In hindsight, the dismissal of Greg Roman wasn’t surprising. In fact, it was brewing in Buffalo last season.

Just not for good reasons.

“Even though they were on their way to leading the league in rushing and hanging in there despite a defense that was miserable, there was extreme tension because the GM, Doug Whaley, had hitched his wagon to Tyrod Taylor and Sammy Watkins,” CBS Sports NFL insider Jason La Canfora said on CBS Sports Radio’s Tiki and Tierney. “Just go back and look at what he gave up for Sammy Watkins and what other wide receivers were in that (2014) draft.”

Odell Beckham Jr., Mike Evans, Brandin Cooks and Mike Evans, among others.

“Watkins was kind of hurt when they drafted him, and they’ve had a history of drafting hurt players,” La Canfora said. “Then they don’t play and the GM goes to the owner and says, ‘We got the players; they just don’t know how to use them or they’re always getting hurt.’ So that goes on and then you have a start like this. You’re not going to fire the defensive coordinator. You might as well just fire the coach then. You’re not going to convince him to fire his brother.”

Watkins has just six catches for 63 yards through two games. The Bills want to get him the ball as much as possible, which is a good idea – at least in theory.

“That would be great if he didn’t have screws in his foot, if he could practice,” La Canfora said. “I’m not saying Greg Roman is the most creative guy in the world, but you’ve got to look at the hand he’s dealt. Sammy Watkins is a guy who, for a four-week period, can look as good as any receiver in the league (and then doesn’t play for the next four weeks). Look at the rest of that receiving core. Fire all the Greg Romans you want. Your roster is no good.”

The Bills (0-2) host the Cardinals (1-1) this Sunday at 1 p.m. ET.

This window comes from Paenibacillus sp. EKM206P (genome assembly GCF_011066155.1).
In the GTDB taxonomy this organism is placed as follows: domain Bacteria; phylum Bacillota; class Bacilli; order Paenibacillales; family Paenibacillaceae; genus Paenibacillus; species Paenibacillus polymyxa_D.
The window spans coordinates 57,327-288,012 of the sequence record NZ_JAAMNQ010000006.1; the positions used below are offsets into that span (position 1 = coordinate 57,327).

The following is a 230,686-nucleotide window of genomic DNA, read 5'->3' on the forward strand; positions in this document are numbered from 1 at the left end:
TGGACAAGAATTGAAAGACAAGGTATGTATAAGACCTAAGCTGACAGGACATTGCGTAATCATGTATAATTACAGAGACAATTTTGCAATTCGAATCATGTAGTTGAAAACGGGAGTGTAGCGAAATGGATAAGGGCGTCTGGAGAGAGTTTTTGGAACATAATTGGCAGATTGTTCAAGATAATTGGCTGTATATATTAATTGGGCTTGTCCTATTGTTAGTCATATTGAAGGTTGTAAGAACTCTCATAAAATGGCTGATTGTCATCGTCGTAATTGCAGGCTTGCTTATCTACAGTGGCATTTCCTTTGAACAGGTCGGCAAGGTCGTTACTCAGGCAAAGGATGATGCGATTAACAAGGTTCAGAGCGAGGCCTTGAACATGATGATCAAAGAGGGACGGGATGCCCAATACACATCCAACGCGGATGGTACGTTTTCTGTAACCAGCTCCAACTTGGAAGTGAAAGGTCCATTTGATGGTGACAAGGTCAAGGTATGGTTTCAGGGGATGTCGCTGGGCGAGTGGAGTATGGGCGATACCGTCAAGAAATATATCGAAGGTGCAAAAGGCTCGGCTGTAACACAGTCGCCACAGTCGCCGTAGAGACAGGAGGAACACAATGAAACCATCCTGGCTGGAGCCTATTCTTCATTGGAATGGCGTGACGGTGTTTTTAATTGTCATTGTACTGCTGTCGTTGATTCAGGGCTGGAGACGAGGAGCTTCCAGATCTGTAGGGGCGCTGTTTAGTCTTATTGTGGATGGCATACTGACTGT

Green Bay, meanwhile, is looking to right the ship after scoring just 41 points through two weeks. Aaron Rodgers, who is completing just 57.1 percent of his passes, no longer looks like a guy who can throw for 40 touchdowns.

La Canfora, for one, believes the play-calling and red-zone efficiency are lacking.

“You can go back to a 5-7 year stretch there where inside the red zone, it was like he was playing a different sport than everybody else,” La Canfora said. “That’s not quite there anymore. I think part of that had to do with losing Jordy, who does so much dirty work for him around the goal line. I think it’s a combination of things. The offensive line in Green Bay is doing no one any favors. The play-calling by Mike McCarthy, it doesn’t seem in sync with Rodgers. They both (don’t) want the same thing at the same time; it looks like a collection of plays. It’s a struggle.”

Green Bay used to call plays to set up other ones. Now, however, it seems there’s no rhyme or reason to it.

“It’s not a symphony,” La Canfora said. “It’s a collection of musical notes. If they hit the right note at the right time, it’ll sound really beautiful, but then it’s like where do we go from here? It’s not part of this larger scheme. It’s a lot of different things there. The roster is not as good. Clay Matthews isn’t what he was three or four years ago. (Julius) Peppers wasn’t what he was three or four years ago. The offensive line, they’re all right. They’re all okay. (But the depth is lacking).”

Green Bay (1-1) hosts Detroit (1-1) this Sunday at 1 p.m. ET.


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